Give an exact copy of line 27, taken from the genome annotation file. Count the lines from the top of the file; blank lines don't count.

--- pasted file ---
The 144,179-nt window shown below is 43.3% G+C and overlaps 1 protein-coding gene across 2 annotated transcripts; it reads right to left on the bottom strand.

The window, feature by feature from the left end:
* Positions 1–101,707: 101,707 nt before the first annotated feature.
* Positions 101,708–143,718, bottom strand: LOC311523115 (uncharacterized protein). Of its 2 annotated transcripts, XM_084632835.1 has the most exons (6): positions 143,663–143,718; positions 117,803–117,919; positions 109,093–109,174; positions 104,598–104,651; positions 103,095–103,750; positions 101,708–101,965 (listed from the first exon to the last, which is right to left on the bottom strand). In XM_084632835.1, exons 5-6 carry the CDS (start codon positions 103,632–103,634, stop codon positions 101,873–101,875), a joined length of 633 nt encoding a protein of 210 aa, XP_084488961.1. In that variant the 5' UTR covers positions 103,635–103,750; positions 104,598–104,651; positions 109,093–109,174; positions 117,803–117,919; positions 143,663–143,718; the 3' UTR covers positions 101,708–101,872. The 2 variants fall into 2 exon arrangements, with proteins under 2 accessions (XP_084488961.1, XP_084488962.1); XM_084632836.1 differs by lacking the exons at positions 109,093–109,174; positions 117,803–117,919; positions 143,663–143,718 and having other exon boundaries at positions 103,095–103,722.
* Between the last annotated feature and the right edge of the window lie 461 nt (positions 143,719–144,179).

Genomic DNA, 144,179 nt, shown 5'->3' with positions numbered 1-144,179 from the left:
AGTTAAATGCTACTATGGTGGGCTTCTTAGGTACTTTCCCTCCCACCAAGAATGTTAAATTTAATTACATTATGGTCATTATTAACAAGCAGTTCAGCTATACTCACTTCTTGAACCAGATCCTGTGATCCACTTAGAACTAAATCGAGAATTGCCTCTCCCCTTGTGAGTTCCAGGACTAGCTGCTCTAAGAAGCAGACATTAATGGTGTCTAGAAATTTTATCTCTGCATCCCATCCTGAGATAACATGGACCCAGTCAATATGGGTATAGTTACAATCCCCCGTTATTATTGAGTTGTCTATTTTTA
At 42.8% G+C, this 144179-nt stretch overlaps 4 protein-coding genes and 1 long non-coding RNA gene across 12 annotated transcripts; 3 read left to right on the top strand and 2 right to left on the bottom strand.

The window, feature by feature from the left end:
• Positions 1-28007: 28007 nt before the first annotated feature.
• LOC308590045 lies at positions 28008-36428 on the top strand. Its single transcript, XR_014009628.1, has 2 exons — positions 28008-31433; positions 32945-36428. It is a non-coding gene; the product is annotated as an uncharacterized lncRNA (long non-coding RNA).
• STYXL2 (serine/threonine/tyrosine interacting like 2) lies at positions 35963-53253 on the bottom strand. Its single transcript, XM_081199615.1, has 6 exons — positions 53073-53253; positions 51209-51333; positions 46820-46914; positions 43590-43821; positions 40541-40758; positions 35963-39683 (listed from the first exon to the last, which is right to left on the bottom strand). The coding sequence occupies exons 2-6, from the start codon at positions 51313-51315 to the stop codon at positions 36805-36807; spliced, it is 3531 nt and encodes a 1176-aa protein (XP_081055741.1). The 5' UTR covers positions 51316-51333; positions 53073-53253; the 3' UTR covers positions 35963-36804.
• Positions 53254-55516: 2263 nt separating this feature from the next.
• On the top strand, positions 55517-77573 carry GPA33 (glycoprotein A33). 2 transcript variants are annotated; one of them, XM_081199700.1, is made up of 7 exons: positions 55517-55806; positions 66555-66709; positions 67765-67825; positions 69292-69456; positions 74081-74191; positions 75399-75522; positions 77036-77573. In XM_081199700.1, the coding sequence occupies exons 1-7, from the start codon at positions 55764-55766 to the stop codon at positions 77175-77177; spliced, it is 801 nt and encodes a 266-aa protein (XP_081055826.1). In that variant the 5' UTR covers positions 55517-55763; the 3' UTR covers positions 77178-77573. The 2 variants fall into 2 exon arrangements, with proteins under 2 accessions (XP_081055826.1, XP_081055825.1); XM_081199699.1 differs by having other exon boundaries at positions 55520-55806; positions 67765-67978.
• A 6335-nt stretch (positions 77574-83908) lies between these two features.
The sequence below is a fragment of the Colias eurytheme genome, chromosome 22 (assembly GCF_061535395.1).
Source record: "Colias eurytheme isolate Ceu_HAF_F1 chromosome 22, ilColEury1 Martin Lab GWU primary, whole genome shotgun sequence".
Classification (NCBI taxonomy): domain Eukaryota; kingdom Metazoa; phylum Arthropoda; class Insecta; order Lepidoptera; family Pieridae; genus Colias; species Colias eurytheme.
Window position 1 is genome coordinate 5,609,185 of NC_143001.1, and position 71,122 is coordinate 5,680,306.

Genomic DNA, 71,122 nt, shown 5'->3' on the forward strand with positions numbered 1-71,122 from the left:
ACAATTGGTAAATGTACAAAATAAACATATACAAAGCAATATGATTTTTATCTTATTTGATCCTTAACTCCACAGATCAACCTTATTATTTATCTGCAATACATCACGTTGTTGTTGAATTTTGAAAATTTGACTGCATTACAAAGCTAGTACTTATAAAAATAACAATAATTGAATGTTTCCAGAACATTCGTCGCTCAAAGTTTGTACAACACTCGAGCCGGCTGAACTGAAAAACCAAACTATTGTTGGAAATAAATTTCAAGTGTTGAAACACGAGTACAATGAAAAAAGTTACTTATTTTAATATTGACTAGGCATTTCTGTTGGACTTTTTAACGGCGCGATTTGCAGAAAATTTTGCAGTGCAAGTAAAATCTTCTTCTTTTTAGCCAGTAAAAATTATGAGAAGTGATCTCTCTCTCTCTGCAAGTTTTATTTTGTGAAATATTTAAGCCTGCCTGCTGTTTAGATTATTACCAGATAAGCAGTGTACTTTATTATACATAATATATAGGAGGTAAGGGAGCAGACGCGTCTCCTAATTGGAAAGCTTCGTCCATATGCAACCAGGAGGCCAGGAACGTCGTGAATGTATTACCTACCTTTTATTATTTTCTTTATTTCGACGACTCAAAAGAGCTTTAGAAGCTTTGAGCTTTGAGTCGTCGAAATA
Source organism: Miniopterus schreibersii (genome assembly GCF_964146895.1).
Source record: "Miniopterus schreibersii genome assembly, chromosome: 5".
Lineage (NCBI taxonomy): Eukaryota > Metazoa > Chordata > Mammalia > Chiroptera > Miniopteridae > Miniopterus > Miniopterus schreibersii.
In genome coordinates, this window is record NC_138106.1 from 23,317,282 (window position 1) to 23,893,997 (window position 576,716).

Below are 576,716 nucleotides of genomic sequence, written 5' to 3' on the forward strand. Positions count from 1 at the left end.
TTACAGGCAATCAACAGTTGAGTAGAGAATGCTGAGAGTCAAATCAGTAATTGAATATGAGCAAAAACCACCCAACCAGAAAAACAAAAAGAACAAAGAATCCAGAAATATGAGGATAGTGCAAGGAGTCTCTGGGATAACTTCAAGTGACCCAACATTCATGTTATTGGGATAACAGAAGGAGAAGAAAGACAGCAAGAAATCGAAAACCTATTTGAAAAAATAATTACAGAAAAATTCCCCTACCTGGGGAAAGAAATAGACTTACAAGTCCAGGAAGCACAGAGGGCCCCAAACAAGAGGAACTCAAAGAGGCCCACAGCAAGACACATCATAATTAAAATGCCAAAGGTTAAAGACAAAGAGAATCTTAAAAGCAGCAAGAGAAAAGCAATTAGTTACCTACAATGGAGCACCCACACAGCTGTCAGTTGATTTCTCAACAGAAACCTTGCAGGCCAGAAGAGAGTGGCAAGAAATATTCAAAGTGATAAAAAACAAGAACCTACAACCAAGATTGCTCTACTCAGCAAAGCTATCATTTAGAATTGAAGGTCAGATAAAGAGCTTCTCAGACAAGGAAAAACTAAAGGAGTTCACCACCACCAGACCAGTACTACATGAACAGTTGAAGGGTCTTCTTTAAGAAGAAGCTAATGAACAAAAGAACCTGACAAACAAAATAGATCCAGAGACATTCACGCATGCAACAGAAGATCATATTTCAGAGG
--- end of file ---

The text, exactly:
TTACAGGCAATCAACAGTTGAGTAGAGAATGCTGAGAGTCAAATCAGTAATTGAATATGAGCAAAAACCACCCAACCAGAAAAACAAAAAGAACAAAGAATCCAGAAATATGAGGATAGTGCAAGGAGTCTCTGGGATAACTTCAAGTGACCCAACATTCATGTTATTGGGATAACAGAAGGAGAAGAAAGACAGCAAGAAATCGAAAACCTATTTGAAAAAATAATTACAGAAAAATTCCCCTACCTGGGGAAAGAAATAGACTTACAAGTCCAGGAAGCACAGAGGGCCCCAAACAAGAGGAACTCAAAGAGGCCCACAGCAAGACACATCATAATTAAAATGCCAAAGGTTAAAGACAAAGAGAATCTTAAAAGCAGCAAGAGAAAAGCAATTAGTTACCTACAATGGAGCACCCACACAGCTGTCAGTTGATTTCTCAACAGAAACCTTGCAGGCCAGAAGAGAGTGGCAAGAAATATTCAAAGTGATAAAAAACAAGAACCTACAACCAAGATTGCTCTACTCAGCAAAGCTATCATTTAGAATTGAAGGTCAGATAAAGAGCTTCTCAGACAAGGAAAAACTAAAGGAGTTCACCACCACCAGACCAGTACTACATGAACAGTTGAAGGGTCTTCTTTAAGAAGAAGCTAATGAACAAAAGAACCTGACAAACAAAATAGATCCAGAGACATTCACGCATGCAACAGAAGATCATATTTCAGAGG